great entertainment areas both in the main building and the pavilion. Dining either outside on picnic tables or inside in the hall or under the pavilion or along the deck there is plenty of seating everywhere. Why there is even a playground for those of us that enjoy swinging and playing. As for beverages it is easy to find something to drink too with bars and beir trucks on the property just follow the flow of mugs. German Central even recently added a multi-purpose building used to assist with the admissions process for volunteers and entertainers. The building also can be used for storage or as a changing area for performers. To help with the expenses of this new structure DANK #30 was very proud to give and present a check of $1,500 Continued on page 17
GERMAN AMERICAN JOURNAL
Chapter Chatter Pittsburgh’s Laurel Highlands Sub-Chapter Participates in Laurel Festival! Pittsburgh’s Sub Chapter, Laurel Highlands participated in the Laurel Festival which was held on June 20st in the city of Brookville, Pennsylvania. Organized by William Russell, Sub-chapter President and fellow members of the German Club of Brookville, a booth was set up to recruit new members on the main street of Brookville. In addition to recruiting new DANK members the sub chapter sold raffle tickets. Chapter President Erik Wittmann joined the group for the day to show support for the effort by this wonderful group of sub chapter members. Two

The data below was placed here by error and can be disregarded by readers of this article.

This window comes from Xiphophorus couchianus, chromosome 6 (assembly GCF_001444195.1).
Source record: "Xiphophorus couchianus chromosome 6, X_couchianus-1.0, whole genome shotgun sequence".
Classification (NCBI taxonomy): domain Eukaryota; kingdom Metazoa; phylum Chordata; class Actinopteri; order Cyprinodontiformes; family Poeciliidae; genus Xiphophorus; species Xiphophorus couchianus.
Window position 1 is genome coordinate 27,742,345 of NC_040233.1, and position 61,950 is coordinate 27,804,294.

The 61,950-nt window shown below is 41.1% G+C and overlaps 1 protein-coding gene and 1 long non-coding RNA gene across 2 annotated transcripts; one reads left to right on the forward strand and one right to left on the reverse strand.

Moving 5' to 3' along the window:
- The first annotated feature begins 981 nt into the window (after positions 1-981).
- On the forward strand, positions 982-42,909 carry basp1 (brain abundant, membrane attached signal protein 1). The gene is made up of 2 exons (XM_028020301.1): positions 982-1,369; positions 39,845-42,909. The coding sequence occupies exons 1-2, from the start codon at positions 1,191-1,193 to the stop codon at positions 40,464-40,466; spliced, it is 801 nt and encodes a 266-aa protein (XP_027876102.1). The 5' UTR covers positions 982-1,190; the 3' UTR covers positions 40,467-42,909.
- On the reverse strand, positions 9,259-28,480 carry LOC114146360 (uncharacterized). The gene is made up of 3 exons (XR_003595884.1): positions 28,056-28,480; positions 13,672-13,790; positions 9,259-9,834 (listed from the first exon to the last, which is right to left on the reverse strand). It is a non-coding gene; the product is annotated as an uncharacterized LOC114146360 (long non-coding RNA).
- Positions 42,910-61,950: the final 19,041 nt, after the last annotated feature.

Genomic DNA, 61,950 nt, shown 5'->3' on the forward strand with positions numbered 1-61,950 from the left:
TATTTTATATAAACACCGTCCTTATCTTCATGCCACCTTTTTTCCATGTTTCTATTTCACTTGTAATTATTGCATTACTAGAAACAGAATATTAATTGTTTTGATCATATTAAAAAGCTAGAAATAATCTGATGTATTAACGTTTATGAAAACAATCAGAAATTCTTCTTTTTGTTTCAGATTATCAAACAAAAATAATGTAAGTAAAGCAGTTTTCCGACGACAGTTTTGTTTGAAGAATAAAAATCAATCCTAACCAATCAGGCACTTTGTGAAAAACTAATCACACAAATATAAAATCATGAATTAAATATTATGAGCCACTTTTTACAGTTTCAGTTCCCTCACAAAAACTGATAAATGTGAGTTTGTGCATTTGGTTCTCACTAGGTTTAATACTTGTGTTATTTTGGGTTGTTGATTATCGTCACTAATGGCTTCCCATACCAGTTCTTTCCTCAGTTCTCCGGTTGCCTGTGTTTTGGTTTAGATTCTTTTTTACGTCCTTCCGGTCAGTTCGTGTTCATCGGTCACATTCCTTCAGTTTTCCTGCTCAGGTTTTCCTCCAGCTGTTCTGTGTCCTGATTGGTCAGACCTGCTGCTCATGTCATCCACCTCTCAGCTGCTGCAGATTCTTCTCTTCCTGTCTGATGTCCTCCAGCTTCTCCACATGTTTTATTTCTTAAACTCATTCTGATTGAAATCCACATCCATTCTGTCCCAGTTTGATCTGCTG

new members were signed up plus approximately 50 membership applications with copies of the Journal were distributed to persons who stopped at the DANK Booth. Thanks to Bill for organizing the effort but the real thanks goes to those local members who came and manned the booth. Danke Viel Mals! •
210 = Two wheels, One world and No money In Cleveland I met a couple on a journey around the world, their names are Daniel and Joey both are from Berlin, Germany. Stefan Pigler our Vice President of DANK Chapter #30 introduced me to this fascinating couple during lunch at the Donauschwaben German American Cultural Club in May. These two individuals have such fantastic stories to share and you can witness for yourselves the places that they have been to by going to their website at www.open-explorers. com see for yourself! There are lots of beautiful pictures and even a short trailer video that you can get a sneak peak of their real life adventures. What makes this truly unique is that they travel on two BMW motorcycles across all types of terrain and with no money. Daniel and Joey work along the way to pay for their needs, what ambition, drive and creativity that these two amazing people have. Do you have a dream? •